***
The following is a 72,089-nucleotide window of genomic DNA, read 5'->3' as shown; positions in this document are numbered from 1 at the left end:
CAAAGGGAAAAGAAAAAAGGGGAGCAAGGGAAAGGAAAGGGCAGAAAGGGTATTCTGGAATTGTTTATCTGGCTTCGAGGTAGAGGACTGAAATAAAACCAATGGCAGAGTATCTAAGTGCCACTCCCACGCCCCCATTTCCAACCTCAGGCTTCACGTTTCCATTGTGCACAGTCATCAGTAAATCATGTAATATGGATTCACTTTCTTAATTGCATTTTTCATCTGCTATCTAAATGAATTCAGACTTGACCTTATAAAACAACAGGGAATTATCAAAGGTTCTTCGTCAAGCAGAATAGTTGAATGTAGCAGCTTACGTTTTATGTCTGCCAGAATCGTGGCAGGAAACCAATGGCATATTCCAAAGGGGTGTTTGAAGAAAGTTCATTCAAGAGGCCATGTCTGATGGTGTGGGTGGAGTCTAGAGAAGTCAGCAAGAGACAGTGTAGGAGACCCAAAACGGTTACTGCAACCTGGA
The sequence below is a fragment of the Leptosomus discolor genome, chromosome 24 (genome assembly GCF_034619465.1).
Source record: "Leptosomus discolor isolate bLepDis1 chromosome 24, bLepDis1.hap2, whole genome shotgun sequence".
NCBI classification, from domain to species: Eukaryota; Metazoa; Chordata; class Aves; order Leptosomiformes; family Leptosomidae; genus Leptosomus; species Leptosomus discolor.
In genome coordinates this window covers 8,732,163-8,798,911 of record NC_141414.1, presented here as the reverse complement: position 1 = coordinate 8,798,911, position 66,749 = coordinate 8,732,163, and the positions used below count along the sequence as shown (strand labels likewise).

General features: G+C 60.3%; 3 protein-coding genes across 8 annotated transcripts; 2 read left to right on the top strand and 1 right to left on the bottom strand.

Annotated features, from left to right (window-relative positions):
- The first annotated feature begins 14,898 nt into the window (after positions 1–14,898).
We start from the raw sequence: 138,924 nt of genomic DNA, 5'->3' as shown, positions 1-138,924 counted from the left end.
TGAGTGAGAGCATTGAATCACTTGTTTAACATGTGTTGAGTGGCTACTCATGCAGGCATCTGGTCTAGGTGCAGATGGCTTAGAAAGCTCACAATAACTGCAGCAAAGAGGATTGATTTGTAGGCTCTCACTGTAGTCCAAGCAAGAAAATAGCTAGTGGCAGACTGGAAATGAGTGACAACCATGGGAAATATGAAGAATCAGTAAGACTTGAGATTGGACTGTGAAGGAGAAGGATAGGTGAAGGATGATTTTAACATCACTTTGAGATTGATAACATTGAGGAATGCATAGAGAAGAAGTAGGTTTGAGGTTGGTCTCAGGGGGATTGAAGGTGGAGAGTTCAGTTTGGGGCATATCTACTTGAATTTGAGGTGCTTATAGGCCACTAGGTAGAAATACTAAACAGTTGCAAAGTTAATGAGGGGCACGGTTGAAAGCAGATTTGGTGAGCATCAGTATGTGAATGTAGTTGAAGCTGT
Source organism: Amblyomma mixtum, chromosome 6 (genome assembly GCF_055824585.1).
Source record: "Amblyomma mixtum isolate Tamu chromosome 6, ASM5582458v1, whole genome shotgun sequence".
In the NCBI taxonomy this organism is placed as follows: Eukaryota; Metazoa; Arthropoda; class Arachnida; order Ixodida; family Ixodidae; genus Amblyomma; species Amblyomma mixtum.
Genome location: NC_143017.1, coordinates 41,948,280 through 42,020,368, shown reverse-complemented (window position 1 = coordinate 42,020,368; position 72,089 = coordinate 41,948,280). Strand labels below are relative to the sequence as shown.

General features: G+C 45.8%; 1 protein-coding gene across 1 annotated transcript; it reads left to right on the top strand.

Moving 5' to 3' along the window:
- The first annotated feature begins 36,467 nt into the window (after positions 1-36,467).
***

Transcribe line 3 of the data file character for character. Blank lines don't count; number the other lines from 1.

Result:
The sequence below is a fragment of the Leptosomus discolor genome, chromosome 24 (genome assembly GCF_034619465.1).